By Maggie O'Farrell,

Book cover of Hamnet

Book description

'Richly sensuous... something special' The Sunday Times
'A thing of shimmering wonder' David Mitchell


On a summer's day in…

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Why read it?

32 authors picked Hamnet as one of their favorite books. Why do they recommend it?

I love O’Farrell’s use of language–the depth and the poetry—and have read most of her books. I especially liked this book because I read it shortly after my daughter died in 2020, and the maternal and complicated feelings of Hamnet’s mother (Shakespeare’s wife) are so well rendered.

O’Farrell also has a magical way of recreating a time and a place. I think she’s one of the best writers when it comes to getting into a character’s head, too.

I read my fair share of Shakespeare in school and learned that he left his "second best bed" to his wife, but nothing prepared me for the reality of the Black Death, his life as a young Latin tutor who fell in love with an older woman, and the loss of his son. I love O’Farrell’s writing, beautiful atmospheric prose, and a deep study of what can fracture a family.

I could not put this book down.

I loved the rich, luminous writing that brought characters and scenes to life in Maggie O’Farrell’s evocative, emotionally intense portrait of William Shakespeare’s family. The multisensorial detail of the writing made me feel like an omniscient fly on the wall in various Elizabethan households, observing both the routines of daily life and the wrenching apart of those routines by tragedy, the death of a child.

That child is the novel’s title character, Hamnet, Agnes Hathaway and William Shakespeare’s son. But for me, the star of the novel is Hamnet’s free-spirited mother, Agnes, whom O’Farrell conjures into being with few facts…

Book cover of Dulcinea

Ana Veciana-Suarez Author Of Dulcinea

New book alert!

Why am I passionate about this?

I became fascinated with 16th-century and 17th-century Europe after reading Don Quixote many years ago. Since then, every novel or nonfiction book about that era has felt both ancient and contemporary. I’m always struck by how much our environment has changed—transportation, communication, housing, government—but also how little we as people have changed when it comes to ambition, love, grief, and greed. I doubled down my reading on that time period when I researched my novel, Dulcinea. Many people read in the eras of the Renaissance, World War II, or ancient Greece, so I’m hoping to introduce them to the Baroque Age.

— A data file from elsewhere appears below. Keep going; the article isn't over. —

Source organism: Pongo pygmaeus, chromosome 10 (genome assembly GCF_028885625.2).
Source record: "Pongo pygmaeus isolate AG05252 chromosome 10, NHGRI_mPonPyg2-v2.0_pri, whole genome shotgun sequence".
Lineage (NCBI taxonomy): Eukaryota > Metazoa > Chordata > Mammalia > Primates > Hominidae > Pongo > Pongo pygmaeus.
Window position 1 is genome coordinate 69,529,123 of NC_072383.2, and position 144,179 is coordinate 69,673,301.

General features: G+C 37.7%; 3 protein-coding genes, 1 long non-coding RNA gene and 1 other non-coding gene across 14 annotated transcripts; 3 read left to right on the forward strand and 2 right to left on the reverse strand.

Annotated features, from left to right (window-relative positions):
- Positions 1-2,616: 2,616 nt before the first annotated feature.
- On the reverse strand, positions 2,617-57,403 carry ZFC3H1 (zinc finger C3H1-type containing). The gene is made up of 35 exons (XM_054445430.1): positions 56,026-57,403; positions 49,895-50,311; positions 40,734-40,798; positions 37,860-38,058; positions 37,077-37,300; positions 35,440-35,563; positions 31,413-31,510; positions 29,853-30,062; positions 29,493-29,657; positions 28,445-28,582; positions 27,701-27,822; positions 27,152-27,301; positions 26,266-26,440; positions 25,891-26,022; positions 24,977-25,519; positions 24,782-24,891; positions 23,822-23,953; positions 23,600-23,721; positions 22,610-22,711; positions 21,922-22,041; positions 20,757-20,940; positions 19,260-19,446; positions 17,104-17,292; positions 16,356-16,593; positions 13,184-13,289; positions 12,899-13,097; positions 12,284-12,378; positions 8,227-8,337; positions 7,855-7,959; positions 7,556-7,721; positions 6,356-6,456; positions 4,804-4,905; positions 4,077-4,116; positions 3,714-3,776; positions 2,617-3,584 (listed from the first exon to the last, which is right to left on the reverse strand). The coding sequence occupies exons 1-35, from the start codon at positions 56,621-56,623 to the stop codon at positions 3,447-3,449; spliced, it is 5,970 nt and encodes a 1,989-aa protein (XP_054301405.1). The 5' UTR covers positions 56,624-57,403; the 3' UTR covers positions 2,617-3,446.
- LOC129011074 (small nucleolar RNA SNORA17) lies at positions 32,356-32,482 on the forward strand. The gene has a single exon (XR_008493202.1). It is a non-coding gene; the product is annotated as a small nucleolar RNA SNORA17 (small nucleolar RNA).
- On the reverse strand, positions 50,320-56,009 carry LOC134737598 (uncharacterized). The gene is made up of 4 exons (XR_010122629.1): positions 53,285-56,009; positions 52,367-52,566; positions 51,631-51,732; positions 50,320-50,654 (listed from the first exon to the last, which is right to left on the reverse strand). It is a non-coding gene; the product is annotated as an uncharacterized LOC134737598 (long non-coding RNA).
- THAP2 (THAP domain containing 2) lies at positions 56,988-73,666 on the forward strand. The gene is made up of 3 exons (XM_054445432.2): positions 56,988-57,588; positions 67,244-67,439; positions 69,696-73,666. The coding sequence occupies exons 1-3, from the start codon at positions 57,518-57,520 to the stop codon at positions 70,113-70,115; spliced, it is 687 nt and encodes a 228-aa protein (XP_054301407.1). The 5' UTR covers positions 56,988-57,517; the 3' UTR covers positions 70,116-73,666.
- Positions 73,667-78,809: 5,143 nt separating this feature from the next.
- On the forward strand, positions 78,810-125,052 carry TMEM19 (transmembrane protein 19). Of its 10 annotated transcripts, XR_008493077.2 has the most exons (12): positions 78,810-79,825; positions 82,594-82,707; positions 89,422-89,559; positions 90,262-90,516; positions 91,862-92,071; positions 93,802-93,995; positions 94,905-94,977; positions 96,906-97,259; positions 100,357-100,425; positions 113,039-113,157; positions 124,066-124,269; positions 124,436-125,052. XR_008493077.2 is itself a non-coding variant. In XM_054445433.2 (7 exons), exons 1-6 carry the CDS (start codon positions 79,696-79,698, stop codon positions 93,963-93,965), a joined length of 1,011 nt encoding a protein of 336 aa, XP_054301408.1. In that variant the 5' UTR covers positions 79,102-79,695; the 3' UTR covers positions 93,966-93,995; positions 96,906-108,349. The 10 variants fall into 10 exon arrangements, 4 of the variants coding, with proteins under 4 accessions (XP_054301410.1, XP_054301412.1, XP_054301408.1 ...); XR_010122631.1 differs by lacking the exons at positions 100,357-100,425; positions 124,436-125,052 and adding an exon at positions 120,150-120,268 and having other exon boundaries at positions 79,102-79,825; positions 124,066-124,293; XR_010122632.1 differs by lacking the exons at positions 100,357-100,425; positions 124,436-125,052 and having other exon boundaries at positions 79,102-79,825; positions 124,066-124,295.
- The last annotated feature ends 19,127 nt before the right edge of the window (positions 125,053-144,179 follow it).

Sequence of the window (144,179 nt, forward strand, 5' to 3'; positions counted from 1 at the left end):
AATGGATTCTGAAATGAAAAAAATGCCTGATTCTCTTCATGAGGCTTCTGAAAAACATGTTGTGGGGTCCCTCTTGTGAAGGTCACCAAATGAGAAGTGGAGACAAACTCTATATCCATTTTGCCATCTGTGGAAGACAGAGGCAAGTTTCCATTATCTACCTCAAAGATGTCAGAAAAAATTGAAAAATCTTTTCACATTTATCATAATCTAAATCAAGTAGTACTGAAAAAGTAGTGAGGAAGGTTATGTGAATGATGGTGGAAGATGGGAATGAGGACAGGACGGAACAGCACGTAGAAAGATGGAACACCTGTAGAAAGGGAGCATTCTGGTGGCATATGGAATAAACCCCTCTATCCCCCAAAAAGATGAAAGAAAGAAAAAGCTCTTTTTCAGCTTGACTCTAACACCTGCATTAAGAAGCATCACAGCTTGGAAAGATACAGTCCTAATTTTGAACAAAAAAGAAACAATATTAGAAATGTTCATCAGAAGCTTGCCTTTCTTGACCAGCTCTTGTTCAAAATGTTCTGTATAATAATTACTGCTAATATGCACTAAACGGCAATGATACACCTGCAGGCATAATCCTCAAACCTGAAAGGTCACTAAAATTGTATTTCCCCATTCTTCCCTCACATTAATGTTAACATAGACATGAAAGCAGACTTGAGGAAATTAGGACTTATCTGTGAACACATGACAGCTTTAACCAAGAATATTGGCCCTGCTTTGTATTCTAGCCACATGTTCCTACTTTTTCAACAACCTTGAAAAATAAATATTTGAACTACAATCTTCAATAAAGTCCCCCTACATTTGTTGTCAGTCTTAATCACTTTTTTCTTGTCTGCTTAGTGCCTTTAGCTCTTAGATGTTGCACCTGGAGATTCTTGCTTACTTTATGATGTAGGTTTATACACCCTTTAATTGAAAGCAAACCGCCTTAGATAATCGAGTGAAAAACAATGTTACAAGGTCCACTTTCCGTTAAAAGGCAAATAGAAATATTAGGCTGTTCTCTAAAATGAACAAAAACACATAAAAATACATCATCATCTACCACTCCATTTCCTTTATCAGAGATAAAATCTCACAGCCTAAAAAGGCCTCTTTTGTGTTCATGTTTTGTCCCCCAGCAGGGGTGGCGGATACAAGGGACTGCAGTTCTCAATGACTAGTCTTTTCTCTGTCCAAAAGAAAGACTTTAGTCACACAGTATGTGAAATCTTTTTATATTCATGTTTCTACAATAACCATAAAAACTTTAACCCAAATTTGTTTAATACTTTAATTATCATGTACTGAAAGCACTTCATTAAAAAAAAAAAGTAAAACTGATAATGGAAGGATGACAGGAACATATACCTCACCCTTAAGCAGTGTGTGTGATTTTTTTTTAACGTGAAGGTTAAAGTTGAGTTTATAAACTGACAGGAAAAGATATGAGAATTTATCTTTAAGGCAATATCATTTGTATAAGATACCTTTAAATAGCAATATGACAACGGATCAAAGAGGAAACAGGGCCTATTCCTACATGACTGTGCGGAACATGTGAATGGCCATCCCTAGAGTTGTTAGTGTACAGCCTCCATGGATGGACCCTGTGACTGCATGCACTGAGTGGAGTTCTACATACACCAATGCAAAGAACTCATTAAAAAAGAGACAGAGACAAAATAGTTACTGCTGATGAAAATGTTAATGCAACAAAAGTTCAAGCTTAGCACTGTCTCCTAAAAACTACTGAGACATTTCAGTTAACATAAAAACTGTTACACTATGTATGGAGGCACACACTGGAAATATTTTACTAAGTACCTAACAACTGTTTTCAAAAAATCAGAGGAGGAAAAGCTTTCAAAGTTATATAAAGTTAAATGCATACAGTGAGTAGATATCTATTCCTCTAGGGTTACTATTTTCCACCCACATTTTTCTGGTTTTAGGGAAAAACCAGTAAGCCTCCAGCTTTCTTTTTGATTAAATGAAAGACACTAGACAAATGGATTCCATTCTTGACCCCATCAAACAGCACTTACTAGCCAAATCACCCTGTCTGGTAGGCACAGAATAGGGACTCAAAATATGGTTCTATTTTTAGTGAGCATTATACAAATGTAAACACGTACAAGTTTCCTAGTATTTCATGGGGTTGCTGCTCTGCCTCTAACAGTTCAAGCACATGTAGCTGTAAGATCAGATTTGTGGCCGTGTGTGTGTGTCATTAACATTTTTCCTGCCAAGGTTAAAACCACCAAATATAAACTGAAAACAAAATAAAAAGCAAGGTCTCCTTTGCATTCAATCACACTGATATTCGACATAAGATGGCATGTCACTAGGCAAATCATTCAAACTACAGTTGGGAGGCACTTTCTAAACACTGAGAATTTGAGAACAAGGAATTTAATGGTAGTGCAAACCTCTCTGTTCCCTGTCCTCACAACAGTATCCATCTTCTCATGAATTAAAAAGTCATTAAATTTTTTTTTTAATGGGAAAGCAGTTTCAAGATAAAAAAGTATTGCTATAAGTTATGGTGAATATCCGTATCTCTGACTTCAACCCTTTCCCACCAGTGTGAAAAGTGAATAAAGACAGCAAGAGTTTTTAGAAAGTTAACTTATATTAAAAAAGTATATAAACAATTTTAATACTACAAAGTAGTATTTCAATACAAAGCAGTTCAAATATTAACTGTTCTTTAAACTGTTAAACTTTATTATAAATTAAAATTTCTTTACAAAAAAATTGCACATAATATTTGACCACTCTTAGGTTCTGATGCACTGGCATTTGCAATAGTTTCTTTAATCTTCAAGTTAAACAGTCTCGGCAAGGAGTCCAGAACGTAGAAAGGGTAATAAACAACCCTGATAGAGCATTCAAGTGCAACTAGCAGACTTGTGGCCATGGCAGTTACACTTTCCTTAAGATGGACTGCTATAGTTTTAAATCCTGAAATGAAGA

Ana's book list on bringing to life the forgotten Baroque Age

What is my book about?

Dolça Llull Prat, a wealthy Barcelona woman, is only 15 when she falls in love with an impoverished poet-solder. Theirs is a forbidden relationship, one that overcomes many obstacles until the fledgling writer renders her as the lowly Dulcinea in his bestseller.

By doing so, he unwittingly exposes his muse to gossip. But when Dolça receives his deathbed note asking to see her, she races across Spain with the intention of unburdening herself of an old secret.

On the journey, she encounters bandits, the Inquisition, illness, and the choices she's made. At its heart, Dulcinea is about how we betray the people we love, what happens when we succumb to convention, and why we squander the few chances we get to change our lives.

“What if?” is a question I often ask myself as a person and as an author. This is why I so loved this book, in which an unassuming young woman marries and has children and then loses one, though the loss of the son brings the talent of her husband to its full potential.